Initiative to feed the hungry at farmers' markets

Initiative to feed the hungry at farmers' markets

ILLINOIS -- Hundreds of thousands of children in the state go hungry each day.
ILLINOIS -- Hundreds of thousands of children in the state go hungry each day. WCIA-3's Alex Davis keeps us Connected to the Capitol.

Lieutenant Governor Sheila Simon is trying to change that. She's letting farmers' markets know about an incentive to help them make their healthy foods more accessible to the hungry.

It's a feeling you don't wish on your worst enemy; food insecurity or hunger.

"You just don't know where your food is going to come from. You don't have the means to purchase your own food and, most of the time, it's any meal. You don't have the means to actually bring in food and purchase it."

Yet, in our first world, there are millions of people who go hungry each day. Nearly 29,000 children are food insecure in Champaign, Macon, Vermilion and Sangamon counties combined.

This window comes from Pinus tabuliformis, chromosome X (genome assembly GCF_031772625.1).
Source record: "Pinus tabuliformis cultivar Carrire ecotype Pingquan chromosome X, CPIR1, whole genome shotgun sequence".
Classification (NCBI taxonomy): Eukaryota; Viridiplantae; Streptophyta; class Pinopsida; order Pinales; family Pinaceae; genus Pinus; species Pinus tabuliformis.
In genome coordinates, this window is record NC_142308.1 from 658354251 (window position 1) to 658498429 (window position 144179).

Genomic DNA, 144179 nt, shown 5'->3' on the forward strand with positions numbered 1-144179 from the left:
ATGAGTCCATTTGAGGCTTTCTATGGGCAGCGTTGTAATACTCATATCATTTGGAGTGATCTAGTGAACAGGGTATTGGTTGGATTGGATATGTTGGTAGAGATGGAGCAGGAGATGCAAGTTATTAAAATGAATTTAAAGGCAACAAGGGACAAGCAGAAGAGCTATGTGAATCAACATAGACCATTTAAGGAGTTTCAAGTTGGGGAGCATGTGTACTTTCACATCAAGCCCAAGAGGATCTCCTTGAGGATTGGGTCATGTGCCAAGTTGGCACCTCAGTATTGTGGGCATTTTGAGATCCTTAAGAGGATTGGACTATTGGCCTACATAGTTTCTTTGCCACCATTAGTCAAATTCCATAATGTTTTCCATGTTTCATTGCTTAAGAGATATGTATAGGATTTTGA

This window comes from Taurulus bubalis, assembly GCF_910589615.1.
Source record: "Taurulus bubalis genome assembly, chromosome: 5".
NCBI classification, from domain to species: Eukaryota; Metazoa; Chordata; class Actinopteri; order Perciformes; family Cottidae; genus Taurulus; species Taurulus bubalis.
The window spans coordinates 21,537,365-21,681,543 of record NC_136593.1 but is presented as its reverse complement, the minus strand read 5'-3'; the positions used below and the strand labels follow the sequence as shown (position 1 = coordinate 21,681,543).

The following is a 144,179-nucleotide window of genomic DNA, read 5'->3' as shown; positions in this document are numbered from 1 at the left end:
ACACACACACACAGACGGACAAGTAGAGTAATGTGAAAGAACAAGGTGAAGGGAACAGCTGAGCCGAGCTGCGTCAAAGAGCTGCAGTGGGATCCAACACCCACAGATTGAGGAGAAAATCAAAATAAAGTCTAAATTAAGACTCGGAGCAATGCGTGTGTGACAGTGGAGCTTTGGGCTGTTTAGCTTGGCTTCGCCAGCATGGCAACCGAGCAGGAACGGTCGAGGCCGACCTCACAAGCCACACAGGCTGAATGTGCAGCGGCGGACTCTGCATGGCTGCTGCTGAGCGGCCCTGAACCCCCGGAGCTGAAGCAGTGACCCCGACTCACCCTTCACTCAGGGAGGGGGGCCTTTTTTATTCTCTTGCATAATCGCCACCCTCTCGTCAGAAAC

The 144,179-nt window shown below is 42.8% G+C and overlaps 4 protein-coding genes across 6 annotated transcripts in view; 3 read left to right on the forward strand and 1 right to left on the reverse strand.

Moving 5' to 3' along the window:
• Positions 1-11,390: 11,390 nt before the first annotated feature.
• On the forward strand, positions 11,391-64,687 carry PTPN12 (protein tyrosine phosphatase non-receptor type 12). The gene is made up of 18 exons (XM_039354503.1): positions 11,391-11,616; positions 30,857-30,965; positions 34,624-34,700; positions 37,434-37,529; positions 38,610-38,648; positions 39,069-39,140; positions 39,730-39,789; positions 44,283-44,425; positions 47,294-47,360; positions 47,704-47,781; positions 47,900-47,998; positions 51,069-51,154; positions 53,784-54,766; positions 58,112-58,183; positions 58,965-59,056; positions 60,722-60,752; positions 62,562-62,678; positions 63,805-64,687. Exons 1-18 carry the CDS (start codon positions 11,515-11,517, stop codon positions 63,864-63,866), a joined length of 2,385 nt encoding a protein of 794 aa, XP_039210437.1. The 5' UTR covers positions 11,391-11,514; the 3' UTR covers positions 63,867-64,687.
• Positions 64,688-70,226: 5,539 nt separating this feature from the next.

"There are a lot of factors that go into why people are hungry in this country."

Among them; affordability and accessibility.

"We try to provide the most nutritious food that we can provide."

But, with donations from big box stores, they can't always do it. That's one reason Lt. Governor Sheila Simon is urging all farmers' markets to accept SNAP benefits at their markets.

"To help farmers' markets to make sure they are reaching as many people as possible, uh, because it's obviously not getting food onto the plates of those who need it. But, it's good business sense for farmers who are involved, for the markets and for the communities who see more people coming into town to participate in a farmers' market."

So, the people who need healthier options can get them.

"Healthy food is something that's a long-term investment in good health for the individual."

Currently, 97 of 375 farmers' markets, in Illinois, accept SNAP. But, Simon wants it to expand, offering incentives to operators of farmers' markets to apply for grant funding to make it happen.

"When you're talking about fresh food and farmers' markets, we're winners all the way around."

$1,200 grants are being awarded to help cover the cost of the swiper machine and a year's worth of internet access. After that, the market would have to sustain it.
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